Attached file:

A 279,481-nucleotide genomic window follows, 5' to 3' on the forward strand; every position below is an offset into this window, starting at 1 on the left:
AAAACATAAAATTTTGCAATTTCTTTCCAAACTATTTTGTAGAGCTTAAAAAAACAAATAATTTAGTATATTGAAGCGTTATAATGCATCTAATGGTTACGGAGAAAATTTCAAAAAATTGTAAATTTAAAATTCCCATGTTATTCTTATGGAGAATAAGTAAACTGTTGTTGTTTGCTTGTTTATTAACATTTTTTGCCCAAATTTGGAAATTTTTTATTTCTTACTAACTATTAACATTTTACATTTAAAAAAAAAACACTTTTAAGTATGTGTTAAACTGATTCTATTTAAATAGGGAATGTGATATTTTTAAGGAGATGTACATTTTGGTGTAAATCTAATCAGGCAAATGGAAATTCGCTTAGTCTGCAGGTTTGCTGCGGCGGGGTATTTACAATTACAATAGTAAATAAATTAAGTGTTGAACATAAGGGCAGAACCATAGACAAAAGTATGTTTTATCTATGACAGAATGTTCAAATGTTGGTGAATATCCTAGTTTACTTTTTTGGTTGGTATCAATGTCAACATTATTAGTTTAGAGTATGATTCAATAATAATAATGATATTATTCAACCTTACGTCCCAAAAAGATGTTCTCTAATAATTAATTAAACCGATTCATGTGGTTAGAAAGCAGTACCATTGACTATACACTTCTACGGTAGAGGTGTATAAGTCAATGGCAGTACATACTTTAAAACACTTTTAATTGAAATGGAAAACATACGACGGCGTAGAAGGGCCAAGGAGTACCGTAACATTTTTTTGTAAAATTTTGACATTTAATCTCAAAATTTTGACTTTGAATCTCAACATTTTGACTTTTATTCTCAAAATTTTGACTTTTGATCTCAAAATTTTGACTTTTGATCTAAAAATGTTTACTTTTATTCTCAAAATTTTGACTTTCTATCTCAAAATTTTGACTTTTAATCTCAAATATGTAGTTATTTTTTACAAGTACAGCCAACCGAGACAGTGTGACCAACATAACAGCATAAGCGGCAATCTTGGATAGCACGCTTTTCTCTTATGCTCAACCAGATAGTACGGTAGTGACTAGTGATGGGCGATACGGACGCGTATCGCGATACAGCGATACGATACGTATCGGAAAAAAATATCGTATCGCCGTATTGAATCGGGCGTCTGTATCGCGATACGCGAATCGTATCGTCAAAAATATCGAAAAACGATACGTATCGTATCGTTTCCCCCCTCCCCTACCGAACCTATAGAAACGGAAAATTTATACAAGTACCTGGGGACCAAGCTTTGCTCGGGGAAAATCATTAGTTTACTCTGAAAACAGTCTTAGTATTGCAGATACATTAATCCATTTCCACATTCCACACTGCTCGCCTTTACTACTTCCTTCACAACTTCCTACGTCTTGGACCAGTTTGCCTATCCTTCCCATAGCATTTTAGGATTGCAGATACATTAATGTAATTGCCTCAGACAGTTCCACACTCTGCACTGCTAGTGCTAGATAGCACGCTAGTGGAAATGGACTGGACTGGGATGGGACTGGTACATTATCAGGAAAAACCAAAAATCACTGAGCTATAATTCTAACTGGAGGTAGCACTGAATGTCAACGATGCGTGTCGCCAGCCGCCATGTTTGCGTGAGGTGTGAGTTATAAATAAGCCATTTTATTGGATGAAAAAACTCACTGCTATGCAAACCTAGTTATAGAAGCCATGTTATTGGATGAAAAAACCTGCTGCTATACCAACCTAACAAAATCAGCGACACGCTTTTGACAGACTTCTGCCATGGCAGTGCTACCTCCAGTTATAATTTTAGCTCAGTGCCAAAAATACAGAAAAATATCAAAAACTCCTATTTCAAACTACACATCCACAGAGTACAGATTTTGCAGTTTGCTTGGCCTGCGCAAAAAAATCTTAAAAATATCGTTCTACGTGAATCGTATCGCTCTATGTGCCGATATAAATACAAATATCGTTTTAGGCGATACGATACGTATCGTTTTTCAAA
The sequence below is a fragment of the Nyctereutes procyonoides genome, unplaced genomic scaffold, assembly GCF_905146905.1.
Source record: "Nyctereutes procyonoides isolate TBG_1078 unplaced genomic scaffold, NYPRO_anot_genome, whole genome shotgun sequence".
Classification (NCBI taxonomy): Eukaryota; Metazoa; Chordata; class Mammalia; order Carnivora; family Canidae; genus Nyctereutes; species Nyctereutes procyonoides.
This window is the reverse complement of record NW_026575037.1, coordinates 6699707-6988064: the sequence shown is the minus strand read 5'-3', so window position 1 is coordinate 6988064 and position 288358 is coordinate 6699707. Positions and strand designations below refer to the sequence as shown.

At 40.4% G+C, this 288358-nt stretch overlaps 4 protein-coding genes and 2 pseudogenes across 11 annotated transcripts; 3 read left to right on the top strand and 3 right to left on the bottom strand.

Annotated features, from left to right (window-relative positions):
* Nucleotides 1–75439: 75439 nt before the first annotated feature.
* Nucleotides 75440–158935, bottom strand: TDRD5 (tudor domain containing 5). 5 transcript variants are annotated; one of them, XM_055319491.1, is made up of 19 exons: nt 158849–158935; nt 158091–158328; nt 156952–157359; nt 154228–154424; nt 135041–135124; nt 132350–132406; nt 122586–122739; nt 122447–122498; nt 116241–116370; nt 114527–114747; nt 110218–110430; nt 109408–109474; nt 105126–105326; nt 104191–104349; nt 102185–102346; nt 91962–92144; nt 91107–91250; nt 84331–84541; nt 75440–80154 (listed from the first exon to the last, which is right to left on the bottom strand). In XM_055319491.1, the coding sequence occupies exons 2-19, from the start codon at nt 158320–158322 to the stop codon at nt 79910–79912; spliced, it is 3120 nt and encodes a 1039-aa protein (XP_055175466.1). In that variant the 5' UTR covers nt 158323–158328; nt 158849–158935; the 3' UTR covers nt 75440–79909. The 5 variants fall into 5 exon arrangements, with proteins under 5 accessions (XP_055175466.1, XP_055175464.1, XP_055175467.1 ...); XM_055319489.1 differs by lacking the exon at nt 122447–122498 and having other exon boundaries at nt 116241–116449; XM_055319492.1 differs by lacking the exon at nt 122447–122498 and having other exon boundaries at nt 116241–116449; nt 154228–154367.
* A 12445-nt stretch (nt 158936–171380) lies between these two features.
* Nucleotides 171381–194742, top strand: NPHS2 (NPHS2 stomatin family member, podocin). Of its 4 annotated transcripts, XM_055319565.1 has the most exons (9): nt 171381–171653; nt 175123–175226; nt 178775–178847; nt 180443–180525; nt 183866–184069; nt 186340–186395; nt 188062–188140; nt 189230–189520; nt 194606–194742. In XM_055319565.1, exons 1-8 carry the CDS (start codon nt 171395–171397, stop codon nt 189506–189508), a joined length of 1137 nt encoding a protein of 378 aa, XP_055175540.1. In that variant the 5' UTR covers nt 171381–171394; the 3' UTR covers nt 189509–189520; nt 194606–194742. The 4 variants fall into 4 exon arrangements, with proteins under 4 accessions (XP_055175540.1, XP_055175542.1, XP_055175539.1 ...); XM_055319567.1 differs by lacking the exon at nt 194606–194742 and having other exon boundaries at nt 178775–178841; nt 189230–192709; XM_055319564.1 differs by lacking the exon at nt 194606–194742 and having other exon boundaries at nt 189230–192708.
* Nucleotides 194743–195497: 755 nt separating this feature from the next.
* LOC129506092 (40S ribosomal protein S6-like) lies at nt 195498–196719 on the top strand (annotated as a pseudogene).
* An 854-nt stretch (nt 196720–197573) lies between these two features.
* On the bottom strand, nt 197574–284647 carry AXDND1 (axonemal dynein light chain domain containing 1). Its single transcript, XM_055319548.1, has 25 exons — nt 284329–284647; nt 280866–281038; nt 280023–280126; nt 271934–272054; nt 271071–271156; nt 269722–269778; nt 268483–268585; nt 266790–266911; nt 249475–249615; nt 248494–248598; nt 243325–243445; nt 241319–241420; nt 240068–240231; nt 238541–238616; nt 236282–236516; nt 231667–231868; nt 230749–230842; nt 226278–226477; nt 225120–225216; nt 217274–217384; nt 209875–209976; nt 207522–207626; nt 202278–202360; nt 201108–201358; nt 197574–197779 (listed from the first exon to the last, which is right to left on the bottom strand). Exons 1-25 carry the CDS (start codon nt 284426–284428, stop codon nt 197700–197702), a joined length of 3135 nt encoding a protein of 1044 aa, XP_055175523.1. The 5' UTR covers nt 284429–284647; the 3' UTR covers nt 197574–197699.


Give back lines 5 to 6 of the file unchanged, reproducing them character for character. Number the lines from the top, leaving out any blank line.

Classification (NCBI taxonomy): Eukaryota; Metazoa; Chordata; class Mammalia; order Carnivora; family Canidae; genus Nyctereutes; species Nyctereutes procyonoides.
This window is the reverse complement of record NW_026575037.1, coordinates 6699707-6988064: the sequence shown is the minus strand read 5'-3', so window position 1 is coordinate 6988064 and position 288358 is coordinate 6699707. Positions and strand designations below refer to the sequence as shown.